High-performing organizations are looking for specific personal qualities to enable the hiring of great people. The ideal candidate has qualities beyond the basic job description, education, experience and technical skills.  These organizations look for candidates with superior qualities and high standards.

What will enable you to put your best foot forward during interviews with high-performance companies and demonstrate your superior qualities and high standards?  You need to know what outstanding organizations are specifically looking for in highly desirable candidates. You can boost your interview performance using the two-step formula below.

Knowing the Questions and Answers

First, know that there are a few key questions high-performing organizations will ask regarding your superior personal qualities.  Ask yourself these questions and have good answers before the interview.  There are many variations, but they all boil down to the same few questions:

  • Why am I attractive to high-quality organizations?
  • How am I a results driven employee?
  • Will I be able to meet and exceed the expectations of the organization? How?
  • Am I a good fit for the organization?
  • How will I be contributing to the culture of the organization in a desirable fashion?

Once you think about your answers, reflect on how you answered them.  Did you demonstrate high standards?  Did you give credit where credit is due?  Did you answer them with a desire for growth?

Let’s look at the second part of the formula.  What is the method for successfully answering these and other interview questions?  Your answers to the previous questions should demonstrate high standards.  There are some specific qualities or standards high-performing companies seek.  Here are four qualities to reflect upon when developing your answers to the questions above.

1. Are your answers humble?

When answering interview questions, try to demonstrate you are ambitious for the mission of the organization, but not self-ambitious. Your discussion should be about the team and not about yourself. Look like you are interested in learning rather than implying you know everything associated with the position. Talking about yourself in a self-centered manner is not displaying humbleness and providing the psyche of a team player. Finally, humble candidates admit that they have made mistakes.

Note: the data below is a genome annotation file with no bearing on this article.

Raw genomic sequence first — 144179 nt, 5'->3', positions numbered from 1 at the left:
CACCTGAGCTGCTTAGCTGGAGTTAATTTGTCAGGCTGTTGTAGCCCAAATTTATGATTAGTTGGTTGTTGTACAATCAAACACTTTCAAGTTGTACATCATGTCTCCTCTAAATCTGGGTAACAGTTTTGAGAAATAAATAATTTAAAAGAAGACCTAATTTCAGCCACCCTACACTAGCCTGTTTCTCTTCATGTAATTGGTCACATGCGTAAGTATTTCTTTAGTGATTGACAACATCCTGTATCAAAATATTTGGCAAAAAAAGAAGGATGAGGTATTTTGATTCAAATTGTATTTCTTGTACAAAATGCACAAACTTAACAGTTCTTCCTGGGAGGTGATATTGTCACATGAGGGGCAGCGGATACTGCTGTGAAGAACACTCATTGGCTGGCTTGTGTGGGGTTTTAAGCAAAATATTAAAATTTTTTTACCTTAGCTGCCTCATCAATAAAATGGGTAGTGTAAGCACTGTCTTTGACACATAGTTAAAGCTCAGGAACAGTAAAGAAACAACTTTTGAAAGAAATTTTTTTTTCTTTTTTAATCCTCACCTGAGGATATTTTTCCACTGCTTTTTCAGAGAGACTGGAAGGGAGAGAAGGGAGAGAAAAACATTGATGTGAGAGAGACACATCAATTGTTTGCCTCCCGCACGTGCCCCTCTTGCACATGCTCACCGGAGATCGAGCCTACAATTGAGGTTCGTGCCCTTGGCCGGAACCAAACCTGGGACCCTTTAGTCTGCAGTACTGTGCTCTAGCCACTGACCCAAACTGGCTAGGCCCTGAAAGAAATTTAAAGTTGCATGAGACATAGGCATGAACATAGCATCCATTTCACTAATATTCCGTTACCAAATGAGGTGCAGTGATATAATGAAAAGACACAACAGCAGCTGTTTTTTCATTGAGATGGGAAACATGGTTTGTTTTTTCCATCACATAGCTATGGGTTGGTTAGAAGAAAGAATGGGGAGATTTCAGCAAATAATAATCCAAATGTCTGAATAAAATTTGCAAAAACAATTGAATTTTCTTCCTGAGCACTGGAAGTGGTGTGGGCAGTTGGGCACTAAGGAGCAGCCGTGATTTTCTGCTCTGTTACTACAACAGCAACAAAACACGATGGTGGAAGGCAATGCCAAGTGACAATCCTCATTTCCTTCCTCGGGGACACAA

2. Are you honest?

Honesty and integrity never go out of fashion. However, it seems these traits are ignored by many in the workforce. People will spin stories to explain failures or shortcomings. When answering questions in the interview, do not be afraid to withhold negative experiences. Explain what you learned from the situation in an honest and self-effacing manner.

3. Do you appear hungry?

Your hunger should be demonstrated through your desire to reach for more and consistently setting higher goals.  As a hungry employee, you should not dwell on past accomplishments; instead look forward to what you can do next to help the organization move forward. You are constantly growing mentally, reading, studying, and learning new things to share with others. Being hungry means being prepared. You’re on top of email, preparing for meetings in advance, taking notes, asking lots of questions, coordinating assignments. Most of all, a hungry person wants to win.

4. Are you smart?

As a smart team member, you learn quickly, and you know how to connect the dots. You can have all the books sense in the world, but organizations are looking for you to quickly figure out and solve problems.  Often organizations overthink problems and come up with complex solutions. You know how to smartly step back, look at the problem objectively, and develop simplified solutions and solve challenges.

If you are a hungry, honest, humble and smart on a daily basis, you are very desirable by high-performance organizations.  Think about your answers well in advance and demonstrate these traits to supercharge your next interview.

Related News

Jay Hicks is an author, instructor and consultant. With a special kinship for military personnel, Jay provides guidance on successful civilian career transition and has co-authored “The Transitioning Military Series”. He is the co-founder of Gr8Transitions4U, where advocating the value of hiring military personnel is the key focus. More about Jay and his passion can be found at Gr8Transitions4U.com.